Aisha Gaddafi, daughter of Libya's leader Muammar Gaddafi, shakes hands with supporters at Bab Al-Aziziyah in Tripoli
Aisha Gaddafi, daughter of Libya's leader Muammar Gaddafi, shakes hands with supporters at Bab Al-Aziziyah in Tripoli Reuters

As a coalition of western nations launch airstrikes on Libyan military targets, British Prime Minister David Cameron warned that the UK could face terrorist reprisals should Moammar Gaddafi’s regime somehow remains in power.

Cameron told members of parliament that British national security interests would be at risk if the Gaddafi survives in Tripoli after the attacks, especially in light of Britain’s prominent role against the Libyan leader.

Gaddafi was one of the world’s leading state sponsors of global terrorism (including the bombing of the Pan Am airplane over Lockerbie, Scotland in 1988 which killed 270 people), until the Sept. 2001 attacks in New York and George W. Bush’s invasion of Iraq in March 2003.

By that point, Gaddafi seemed to make amends for past activities and sought a kind of rapprochement with the west.

Now, however, Gaddafi may avenge today’s air strikes on his country by again financing terrorist acts (should he survive).

In the House of Commons, Cameron said that while Britain has no formal policy in place of removing Gaddafi immediately, there will likely be repercussions if he is not defeated.

“We should be clear about where our interests lie. In this country in particular we know what Colonel Gaddafi is capable of, and we should not forget his support for the biggest terrorist atrocity on British soil,” Cameron said, referring to Lockerbie.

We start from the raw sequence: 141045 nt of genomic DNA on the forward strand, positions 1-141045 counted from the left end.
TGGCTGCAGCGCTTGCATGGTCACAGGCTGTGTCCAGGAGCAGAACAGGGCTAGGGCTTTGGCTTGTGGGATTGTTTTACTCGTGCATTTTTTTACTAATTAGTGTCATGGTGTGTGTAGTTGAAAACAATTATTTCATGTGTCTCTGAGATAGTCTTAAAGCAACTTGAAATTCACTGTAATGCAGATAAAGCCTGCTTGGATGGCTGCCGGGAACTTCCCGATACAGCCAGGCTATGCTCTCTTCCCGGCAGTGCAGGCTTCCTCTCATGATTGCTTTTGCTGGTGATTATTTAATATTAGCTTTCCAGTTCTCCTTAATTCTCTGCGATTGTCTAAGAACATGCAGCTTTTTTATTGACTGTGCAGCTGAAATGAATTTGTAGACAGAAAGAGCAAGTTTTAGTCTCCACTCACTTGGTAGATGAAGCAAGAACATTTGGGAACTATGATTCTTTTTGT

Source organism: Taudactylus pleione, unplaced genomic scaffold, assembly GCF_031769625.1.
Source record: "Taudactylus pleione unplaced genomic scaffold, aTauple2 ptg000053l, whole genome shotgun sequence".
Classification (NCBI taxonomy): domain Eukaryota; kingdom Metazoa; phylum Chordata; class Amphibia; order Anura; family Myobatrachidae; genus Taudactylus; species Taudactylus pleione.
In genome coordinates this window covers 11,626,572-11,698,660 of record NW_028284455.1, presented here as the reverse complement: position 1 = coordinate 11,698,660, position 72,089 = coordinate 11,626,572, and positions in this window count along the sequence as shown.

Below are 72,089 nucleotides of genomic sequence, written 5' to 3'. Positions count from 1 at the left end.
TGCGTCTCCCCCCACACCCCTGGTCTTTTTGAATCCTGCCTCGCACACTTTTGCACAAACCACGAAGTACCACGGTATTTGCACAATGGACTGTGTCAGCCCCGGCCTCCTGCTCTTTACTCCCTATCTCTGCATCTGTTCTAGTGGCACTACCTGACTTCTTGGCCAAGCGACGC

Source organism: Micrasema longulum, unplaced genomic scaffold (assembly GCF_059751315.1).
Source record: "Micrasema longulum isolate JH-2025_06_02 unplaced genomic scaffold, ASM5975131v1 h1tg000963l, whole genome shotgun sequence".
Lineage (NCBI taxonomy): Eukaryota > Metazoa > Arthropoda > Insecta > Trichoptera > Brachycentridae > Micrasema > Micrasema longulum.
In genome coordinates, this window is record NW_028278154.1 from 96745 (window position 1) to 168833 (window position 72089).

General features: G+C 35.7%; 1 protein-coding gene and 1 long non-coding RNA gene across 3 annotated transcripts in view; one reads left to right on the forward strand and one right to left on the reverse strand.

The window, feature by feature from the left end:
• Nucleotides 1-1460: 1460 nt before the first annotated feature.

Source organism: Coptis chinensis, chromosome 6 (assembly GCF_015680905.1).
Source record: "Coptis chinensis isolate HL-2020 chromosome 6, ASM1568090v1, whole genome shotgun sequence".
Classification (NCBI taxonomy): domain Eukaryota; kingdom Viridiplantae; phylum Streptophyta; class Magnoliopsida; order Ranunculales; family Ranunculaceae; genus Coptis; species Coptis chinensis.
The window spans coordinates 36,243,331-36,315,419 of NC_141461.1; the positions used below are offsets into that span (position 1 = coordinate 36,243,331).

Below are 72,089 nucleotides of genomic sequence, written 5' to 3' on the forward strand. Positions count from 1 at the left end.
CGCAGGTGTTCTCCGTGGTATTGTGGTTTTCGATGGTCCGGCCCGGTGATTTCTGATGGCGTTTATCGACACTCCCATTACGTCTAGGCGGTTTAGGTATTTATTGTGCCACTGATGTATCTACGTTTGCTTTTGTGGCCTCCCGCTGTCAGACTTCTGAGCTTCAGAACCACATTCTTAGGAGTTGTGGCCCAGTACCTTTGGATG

“We simply cannot have a situation where a failed pariah state festers on Europe’s southern border, and that is why we are backing today our words with action.”

Charles Tannock MEP, the Conservative foreign affairs spokesman in the European Parliament, echoed Cameron’s warnings.

“[Gaddafi] cannot be left to revert to type, to support terrorism against the West, and to continue attacks against his own people. He and his sons must go now,” the MEP said.

Cameron’s fears are reportedly shared by US intelligence officials.

In front of a Senate committee last week, William Burns, the US Under-Secretary of State this, said if Gaddafi survives, the Western will face “considerable risks” including “the danger of him returning to terrorism”.

In fact, Gaddafi’s government recently warned that it would consider attacking civilian and military aircraft and ships in the Mediterranean Sea in response to foreign intervention in its internal affairs.

Now, that scenario has become a reality.

Libya’s defense ministry warned that Western targets would face reprisals “not just in the short term, but also in the long-term.”

Gaddafi himself warned that if Libya were attacked by Western forces, “we will leave the international alliance against terrorism and ally ourselves with al-Qaeda and declare a holy war.”